Consider the equation $$y''- \dfrac{y'}{x} = 0~.$$ Solution is $$y=Cx^2 + d~.$$ The Wronskian of $x^2$ and $1$ turns out to be $-2x$ which is zero at $x = 0$ and non zero elsewhere.

But the Wronskian of solutions to an equation of type $$y'' + p(x) y' + q(x) y = 0$$ should be identically zero or never zero.

What am I missing?


1 Answer 1


When we discuss about solutions of the equation $y''+ p(x)y' + q(x)y = 0$, continuity of $p(x)$, $q(x)$ and $r(x)$ is initial assumption for finding solutions. Here clearly $p(x)=- \dfrac{1}{x}$ isn't continuous in $x=0$ and therefore our solutions $y(x)=Cx^2 + D$ is defined in every open interval not excluding $0$. Also Wronskian must be considered in such intervals.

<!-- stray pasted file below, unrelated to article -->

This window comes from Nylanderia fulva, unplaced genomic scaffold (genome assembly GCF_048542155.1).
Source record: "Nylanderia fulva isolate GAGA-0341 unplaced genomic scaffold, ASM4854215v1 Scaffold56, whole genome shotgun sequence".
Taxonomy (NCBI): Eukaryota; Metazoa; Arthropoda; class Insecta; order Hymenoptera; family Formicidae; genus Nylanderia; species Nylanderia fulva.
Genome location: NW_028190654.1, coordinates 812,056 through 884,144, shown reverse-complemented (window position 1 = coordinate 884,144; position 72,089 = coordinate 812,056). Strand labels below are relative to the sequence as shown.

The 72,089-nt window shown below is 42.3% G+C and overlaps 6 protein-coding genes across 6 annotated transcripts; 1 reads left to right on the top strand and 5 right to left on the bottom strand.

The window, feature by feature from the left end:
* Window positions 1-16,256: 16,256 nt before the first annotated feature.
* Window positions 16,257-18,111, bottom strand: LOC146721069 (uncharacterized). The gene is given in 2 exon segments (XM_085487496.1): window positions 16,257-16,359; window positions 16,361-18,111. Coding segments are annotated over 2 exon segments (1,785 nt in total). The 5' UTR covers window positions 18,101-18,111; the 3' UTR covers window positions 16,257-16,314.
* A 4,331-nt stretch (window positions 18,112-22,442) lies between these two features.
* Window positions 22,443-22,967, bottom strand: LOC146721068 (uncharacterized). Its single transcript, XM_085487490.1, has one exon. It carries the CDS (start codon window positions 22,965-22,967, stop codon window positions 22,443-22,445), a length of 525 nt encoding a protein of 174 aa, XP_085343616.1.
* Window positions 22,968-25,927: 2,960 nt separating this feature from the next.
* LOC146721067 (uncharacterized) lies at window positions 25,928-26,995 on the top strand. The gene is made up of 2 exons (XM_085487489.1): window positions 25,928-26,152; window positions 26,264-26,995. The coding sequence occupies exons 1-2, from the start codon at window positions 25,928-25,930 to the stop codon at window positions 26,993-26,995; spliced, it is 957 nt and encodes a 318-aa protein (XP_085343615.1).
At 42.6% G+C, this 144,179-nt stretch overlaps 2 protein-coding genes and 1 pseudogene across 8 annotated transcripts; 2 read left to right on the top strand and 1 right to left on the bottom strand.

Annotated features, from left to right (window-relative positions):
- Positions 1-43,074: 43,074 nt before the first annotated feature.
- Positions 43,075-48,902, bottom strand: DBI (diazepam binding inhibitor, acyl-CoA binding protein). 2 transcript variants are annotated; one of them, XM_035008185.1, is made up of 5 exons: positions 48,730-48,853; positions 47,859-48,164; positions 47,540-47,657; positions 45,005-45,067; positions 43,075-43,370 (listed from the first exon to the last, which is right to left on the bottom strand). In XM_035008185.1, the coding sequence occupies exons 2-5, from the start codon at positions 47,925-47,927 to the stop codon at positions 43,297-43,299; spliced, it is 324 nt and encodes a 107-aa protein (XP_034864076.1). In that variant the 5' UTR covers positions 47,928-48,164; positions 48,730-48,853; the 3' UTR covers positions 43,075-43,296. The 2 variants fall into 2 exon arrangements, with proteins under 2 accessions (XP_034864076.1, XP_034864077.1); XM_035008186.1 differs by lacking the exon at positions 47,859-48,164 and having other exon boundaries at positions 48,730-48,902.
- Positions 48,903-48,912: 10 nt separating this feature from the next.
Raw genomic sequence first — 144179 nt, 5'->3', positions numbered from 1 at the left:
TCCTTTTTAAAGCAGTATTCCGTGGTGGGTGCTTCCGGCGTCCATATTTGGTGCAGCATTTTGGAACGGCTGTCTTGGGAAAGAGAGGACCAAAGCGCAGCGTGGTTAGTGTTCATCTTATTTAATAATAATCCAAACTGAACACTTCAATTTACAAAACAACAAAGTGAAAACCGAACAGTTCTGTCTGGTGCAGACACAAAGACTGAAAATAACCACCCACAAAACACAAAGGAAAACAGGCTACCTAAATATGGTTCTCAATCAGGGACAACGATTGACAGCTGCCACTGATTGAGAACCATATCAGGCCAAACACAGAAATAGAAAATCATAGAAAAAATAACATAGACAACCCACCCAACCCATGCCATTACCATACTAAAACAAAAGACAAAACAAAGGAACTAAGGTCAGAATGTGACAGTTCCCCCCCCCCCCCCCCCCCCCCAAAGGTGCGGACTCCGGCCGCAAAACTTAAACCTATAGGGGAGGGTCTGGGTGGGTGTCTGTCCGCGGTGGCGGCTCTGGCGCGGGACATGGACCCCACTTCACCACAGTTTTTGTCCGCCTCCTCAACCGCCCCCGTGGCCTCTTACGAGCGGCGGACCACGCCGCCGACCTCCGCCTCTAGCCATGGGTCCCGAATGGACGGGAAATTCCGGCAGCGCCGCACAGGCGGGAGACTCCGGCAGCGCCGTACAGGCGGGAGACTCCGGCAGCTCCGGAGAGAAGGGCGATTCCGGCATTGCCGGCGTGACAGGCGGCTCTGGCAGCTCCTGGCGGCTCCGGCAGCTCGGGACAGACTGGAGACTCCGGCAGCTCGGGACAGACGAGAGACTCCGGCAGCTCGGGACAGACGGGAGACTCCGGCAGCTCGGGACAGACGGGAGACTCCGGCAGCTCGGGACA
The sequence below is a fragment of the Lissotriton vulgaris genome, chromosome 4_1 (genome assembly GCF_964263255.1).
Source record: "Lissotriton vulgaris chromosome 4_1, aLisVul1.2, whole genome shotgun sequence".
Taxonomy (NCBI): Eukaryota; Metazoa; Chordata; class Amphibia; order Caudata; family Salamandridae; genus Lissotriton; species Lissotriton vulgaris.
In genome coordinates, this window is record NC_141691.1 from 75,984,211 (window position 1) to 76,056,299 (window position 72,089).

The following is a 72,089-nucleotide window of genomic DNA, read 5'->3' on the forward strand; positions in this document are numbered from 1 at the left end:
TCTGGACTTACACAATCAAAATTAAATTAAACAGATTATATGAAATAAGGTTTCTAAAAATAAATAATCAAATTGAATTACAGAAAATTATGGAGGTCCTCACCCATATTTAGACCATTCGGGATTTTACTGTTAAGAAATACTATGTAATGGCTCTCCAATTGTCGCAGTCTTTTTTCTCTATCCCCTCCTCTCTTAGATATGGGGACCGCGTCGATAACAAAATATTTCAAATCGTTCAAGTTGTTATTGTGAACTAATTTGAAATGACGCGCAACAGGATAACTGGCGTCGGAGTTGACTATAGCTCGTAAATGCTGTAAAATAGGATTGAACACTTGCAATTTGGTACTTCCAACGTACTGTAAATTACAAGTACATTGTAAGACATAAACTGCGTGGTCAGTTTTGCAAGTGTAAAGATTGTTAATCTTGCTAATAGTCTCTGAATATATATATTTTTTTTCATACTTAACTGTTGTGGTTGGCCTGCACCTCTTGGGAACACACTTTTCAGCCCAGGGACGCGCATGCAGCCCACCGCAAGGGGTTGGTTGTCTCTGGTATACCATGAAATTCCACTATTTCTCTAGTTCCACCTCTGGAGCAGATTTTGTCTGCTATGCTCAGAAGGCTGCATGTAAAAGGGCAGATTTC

• $\begingroup$ Okay, that clears it up i guess. Thanks:) $\endgroup$
    – Arkonaire
    Oct 7, 2017 at 19:17
  • $\begingroup$ Where is $r(x)$ :) ?,also since at $x = 0$, $p(x)$ is not continuous i thought it must be excluded in the solution but it is not excluding $0$ ? $\endgroup$
    – BAYMAX
    Oct 25, 2017 at 2:51
  • $\begingroup$ What's $r(x)$.? $\endgroup$
    – Nosrati
    Oct 25, 2017 at 2:53

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